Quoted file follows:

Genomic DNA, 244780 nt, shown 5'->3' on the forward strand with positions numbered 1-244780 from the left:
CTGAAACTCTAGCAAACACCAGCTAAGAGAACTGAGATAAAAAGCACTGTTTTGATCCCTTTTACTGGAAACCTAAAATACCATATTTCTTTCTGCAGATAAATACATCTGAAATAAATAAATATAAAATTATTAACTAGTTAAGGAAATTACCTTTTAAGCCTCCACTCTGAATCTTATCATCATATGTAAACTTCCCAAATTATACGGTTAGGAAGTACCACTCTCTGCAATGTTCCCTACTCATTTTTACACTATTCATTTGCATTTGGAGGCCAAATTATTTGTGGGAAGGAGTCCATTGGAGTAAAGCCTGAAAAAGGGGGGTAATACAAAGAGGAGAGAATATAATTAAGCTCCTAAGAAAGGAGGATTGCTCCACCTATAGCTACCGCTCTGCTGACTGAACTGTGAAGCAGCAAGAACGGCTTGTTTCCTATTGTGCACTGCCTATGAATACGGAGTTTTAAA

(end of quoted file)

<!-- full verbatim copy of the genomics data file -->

Genomic DNA, 244780 nt, shown 5'->3' on the forward strand with positions numbered 1-244780 from the left:
CTGAAACTCTAGCAAACACCAGCTAAGAGAACTGAGATAAAAAGCACTGTTTTGATCCCTTTTACTGGAAACCTAAAATACCATATTTCTTTCTGCAGATAAATACATCTGAAATAAATAAATATAAAATTATTAACTAGTTAAGGAAATTACCTTTTAAGCCTCCACTCTGAATCTTATCATCATATGTAAACTTCCCAAATTATACGGTTAGGAAGTACCACTCTCTGCAATGTTCCCTACTCATTTTTACACTATTCATTTGCATTTGGAGGCCAAATTATTTGTGGGAAGGAGTCCATTGGAGTAAAGCCTGAAAAAGGGGGGTAATACAAAGAGGAGAGAATATAATTAAGCTCCTAAGAAAGGAGGATTGCTCCACCTATAGCTACCGCTCTGCTGACTGAACTGTGAAGCAGCAAGAACGGCTTGTTTCCTATTGTGCACTGCCTATGAATACGGAGTTTTAAA